It's hard to believe that Facebook is now ten years old. In the last decade it has become one of the most popular social networking sites that millions, if not billions of people use around the globe today to stay connected. It's definitely a great way to keep in contact with friends or family that live in a different city, country or continent. Facebook is definitely one of the best communication tools that we have at our disposal today. Unfortunately it's a tool that I don't think any one of us truly appreciate it for what it's actually worth. Instead of celebrating Facebook for the honestly incredible resource it is, many people have turned a weather eye to souring it with the worst form of vanity and negativity possible. It all depends on the number of people you have on your friends list, but chances are you can find at least a handful of people who shouldn't be posting anything on Facebook, by your standards anyway. Even worse than that however is there is some severe cyber-bullying that unfortunately does take place with children and teenagers and in some cases even adults. It's a sad reality that it still happens, but it does and it needs to stop. Those are issues on Facebook that should bother you because they talk about greater and far more profound social issues within our society and world economy. The problems on Facebook that do bother you and totally shouldn't are unbelievably minuscule in comparison. It's time that we focused our attention and energy on real world issues like war, poverty, genocide, famine, discrimination and many other things like those, because the issues we do place at the forefront of everything don't deserve our attention in the slightest.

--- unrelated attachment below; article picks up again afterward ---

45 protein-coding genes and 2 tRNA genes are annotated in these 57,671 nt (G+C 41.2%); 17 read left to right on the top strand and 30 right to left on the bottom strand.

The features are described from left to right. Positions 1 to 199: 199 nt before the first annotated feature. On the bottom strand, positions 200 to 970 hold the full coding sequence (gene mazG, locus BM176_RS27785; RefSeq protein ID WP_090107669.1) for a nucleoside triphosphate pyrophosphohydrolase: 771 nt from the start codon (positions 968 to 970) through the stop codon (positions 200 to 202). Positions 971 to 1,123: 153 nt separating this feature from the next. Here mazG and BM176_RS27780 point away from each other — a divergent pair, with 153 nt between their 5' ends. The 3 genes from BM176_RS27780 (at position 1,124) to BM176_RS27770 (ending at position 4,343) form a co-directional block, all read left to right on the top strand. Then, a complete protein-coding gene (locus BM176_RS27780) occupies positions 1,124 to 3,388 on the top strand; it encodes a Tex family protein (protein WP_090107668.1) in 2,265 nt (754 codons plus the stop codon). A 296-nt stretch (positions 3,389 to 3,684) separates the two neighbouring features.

Philip Clarke is a 21-year old graduate of the SAIT Film and Video Production Program. He spends his days working on his novels and feature film screenplays. His favourite film is GoodFellas. He goes to the theatre to watch movies on a weekly basis to feed his cinematic addictions.